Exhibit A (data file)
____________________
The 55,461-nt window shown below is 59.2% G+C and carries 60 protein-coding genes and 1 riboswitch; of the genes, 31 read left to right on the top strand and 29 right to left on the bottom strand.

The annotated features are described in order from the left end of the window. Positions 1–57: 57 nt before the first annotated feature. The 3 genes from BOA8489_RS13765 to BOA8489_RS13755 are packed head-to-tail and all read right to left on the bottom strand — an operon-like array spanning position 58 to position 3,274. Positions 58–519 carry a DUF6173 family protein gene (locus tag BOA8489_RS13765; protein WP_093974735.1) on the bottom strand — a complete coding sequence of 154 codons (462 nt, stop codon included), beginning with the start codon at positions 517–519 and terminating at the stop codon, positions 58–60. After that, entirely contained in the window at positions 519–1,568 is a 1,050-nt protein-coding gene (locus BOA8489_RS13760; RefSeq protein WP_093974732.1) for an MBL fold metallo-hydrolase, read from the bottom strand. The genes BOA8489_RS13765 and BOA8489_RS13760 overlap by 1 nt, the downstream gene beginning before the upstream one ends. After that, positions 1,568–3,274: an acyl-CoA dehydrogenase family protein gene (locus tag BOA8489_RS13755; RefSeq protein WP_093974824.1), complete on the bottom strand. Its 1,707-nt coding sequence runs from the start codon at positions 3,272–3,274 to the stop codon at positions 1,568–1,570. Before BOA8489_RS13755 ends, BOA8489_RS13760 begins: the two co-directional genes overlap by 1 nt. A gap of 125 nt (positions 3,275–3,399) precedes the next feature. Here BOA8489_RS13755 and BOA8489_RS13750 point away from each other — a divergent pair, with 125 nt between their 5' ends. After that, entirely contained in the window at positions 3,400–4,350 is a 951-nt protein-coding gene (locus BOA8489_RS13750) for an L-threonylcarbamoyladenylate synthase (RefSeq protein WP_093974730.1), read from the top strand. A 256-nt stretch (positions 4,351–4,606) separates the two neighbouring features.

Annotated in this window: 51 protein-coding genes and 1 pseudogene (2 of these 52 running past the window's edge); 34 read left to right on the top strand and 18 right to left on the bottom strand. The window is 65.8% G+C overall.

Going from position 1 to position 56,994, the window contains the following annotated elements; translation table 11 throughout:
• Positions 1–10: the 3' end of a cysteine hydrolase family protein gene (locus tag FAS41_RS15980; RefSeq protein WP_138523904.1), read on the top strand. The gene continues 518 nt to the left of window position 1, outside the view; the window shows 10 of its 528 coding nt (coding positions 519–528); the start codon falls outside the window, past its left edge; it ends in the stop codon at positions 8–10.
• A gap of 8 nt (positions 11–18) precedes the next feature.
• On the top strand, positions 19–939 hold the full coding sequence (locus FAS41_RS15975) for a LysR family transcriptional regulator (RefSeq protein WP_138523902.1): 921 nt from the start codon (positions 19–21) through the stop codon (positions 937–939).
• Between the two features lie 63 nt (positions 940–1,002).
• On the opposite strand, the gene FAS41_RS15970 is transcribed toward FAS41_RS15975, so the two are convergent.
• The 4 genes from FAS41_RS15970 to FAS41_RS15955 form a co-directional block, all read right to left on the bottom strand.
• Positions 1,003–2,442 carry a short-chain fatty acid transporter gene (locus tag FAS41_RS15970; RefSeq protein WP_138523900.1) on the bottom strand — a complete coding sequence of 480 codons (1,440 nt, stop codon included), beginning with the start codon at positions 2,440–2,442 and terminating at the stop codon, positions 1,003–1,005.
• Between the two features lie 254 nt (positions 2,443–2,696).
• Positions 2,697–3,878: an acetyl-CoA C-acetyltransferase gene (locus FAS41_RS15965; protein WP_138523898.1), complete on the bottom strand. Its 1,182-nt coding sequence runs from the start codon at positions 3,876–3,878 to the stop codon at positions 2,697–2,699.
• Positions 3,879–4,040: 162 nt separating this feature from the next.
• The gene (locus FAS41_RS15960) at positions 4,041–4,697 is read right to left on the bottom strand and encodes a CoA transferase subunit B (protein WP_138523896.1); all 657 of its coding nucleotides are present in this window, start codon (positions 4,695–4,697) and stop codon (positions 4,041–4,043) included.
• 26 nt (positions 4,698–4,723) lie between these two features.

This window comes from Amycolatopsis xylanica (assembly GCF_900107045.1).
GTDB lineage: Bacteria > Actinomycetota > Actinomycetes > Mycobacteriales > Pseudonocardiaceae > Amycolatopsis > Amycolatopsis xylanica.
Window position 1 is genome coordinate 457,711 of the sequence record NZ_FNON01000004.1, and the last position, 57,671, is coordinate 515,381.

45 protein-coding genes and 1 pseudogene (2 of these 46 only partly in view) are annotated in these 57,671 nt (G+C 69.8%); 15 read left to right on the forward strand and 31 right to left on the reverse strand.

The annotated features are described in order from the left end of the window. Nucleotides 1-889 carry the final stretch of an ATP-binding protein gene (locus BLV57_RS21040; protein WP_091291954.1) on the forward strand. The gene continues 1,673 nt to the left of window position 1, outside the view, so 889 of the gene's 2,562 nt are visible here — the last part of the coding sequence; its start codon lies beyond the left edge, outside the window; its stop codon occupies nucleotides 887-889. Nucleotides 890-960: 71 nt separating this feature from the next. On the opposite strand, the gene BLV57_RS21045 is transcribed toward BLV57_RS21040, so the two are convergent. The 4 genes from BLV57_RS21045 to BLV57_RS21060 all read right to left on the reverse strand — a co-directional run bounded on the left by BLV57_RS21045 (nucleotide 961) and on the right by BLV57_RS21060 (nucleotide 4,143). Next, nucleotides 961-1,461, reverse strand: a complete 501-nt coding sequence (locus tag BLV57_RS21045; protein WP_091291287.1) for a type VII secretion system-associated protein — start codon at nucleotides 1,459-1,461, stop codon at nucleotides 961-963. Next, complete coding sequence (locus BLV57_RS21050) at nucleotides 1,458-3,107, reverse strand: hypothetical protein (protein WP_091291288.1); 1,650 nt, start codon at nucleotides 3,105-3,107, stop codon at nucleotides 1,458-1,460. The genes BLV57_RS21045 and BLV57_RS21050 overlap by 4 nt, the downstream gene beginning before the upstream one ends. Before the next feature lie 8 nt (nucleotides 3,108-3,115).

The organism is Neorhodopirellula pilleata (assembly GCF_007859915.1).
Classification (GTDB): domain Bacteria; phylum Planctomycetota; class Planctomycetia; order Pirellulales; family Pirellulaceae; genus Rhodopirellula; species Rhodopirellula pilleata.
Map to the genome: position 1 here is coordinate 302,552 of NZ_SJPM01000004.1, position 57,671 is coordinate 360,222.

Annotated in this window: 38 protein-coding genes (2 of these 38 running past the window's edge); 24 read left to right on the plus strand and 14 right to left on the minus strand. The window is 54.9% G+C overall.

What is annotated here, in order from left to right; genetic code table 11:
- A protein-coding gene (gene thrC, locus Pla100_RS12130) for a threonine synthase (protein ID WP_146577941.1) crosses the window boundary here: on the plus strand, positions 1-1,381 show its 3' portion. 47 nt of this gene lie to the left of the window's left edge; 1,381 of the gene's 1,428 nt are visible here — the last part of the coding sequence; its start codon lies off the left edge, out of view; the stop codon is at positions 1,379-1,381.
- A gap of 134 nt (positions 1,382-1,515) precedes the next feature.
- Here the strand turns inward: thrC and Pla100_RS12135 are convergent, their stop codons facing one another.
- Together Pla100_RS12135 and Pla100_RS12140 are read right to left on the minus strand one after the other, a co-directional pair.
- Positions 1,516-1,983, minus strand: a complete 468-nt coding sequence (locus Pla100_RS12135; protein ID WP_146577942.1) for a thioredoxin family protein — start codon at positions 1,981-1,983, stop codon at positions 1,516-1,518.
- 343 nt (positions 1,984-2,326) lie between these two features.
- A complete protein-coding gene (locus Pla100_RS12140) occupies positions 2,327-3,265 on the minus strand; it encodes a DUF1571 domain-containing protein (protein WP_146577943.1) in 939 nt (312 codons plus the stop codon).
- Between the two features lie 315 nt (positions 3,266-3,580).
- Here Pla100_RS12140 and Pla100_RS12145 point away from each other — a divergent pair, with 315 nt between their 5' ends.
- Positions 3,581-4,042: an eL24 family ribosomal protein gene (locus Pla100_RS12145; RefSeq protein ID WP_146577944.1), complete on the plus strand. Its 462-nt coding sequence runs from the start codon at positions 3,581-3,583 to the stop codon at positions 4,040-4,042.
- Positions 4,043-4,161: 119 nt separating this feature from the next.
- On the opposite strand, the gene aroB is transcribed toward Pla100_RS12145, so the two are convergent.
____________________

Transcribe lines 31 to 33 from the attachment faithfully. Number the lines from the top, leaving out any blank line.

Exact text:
- Positions 1,516-1,983, minus strand: a complete 468-nt coding sequence (locus Pla100_RS12135; protein ID WP_146577942.1) for a thioredoxin family protein — start codon at positions 1,981-1,983, stop codon at positions 1,516-1,518.
- 343 nt (positions 1,984-2,326) lie between these two features.
- A complete protein-coding gene (locus Pla100_RS12140) occupies positions 2,327-3,265 on the minus strand; it encodes a DUF1571 domain-containing protein (protein WP_146577943.1) in 939 nt (312 codons plus the stop codon).